Moody's recent credit review and downgrade was an indicator of how well, or poorly, some of the key industry players are doing in strengthening their financial statements, and limiting their exposure to capital markets. Though the downgrades to JPMorgan, Citi, and others didn't negatively impact stock prices, they were indicative of which banks have taken steps to manage shareholder risk.
A prime example
So is there any bank out there that's focused on building its business the right way, with the potential for growth with or without the momentum players? You bet there is: Wells Fargo. Wells' first-quarter growth in net income year over year rose 13% and revenues grew 6%. This and the dividend increase announced in March all point to a bank heading in the right direction. But a closer look at the financials uncovers areas investors should be even more excited about going forward, and speak directly to a return to fundamentals.
During the same first quarter, Wells increased average core deposits 9%, average loans were up 2%, and assets increased 5% over the first quarter of 2011. All the while, the bank's allowance for loan losses dropped 14%. Not only is the bank growing its core banking lines, it's strengthening its loan portfolios as evidenced by the lower loan allowance and a decrease of nearly 30% in net charge-offs. In other words, conducting business like a bank, which is sustainable for the long haul. Forget the momentum swings; as Wells Fargo continues to show us, there are legitimate long-term opportunities.
If you're going to invest in the financial services industry, avoid trying to guess what will happen tomorrow; that's an ulcer waiting to happen. Let the momentum players play that game. Find a strong bank that's growing the right way, and hold on to it.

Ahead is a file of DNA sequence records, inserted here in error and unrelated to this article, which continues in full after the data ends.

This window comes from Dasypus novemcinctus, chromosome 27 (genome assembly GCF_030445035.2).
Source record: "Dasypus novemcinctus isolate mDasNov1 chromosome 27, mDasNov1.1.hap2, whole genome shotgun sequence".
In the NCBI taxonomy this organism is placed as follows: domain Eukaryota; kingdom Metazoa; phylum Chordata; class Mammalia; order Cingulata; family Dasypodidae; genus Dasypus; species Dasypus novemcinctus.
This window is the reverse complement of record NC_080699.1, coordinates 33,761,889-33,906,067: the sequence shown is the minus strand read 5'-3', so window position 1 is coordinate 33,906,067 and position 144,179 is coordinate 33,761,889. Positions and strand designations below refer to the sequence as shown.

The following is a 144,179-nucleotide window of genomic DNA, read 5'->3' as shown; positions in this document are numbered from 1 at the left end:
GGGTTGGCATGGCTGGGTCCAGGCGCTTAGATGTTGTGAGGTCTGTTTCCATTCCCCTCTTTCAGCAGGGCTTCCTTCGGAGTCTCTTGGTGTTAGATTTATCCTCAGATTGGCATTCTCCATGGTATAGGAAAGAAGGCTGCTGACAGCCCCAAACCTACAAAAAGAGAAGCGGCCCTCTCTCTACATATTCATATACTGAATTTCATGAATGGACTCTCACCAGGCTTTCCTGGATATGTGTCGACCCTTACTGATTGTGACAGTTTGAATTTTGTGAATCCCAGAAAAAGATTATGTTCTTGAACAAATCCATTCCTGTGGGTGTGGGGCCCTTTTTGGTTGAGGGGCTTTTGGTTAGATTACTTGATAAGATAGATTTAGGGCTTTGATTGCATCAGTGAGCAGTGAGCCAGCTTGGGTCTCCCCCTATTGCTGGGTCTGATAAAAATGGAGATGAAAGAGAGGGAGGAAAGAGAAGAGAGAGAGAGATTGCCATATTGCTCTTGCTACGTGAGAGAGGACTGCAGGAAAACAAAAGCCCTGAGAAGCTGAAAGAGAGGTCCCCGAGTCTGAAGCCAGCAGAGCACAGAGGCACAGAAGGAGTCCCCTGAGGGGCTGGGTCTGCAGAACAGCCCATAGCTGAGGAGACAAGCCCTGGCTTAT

And you're hardly alone if you have interest in the financial services industry right now, volatility and all. One of the best long-term investors around is on board too, as described in detail in the Fool's free special report "The Stocks Only the Smartest Investors Are Buying."
The article Bank Stocks Aren't for Daytraders originally appeared on Fool.com.Fool contributor Tim Brugger currently holds no securities positions, including any mentioned in this article. The Motley Fool owns shares of JPMorgan Chase and Citigroup. The Fool owns shares of and has created a covered strangle position in Wells Fargo. Motley Fool newsletter services have recommended buying shares of Wells Fargo and Goldman Sachs Group. The Motley Fool has a disclosure policy. We Fools may not all hold the same opinions, but we all believe that considering a diverse range of insights makes us better investors. Try any of our Foolish newsletter services free for 30 days.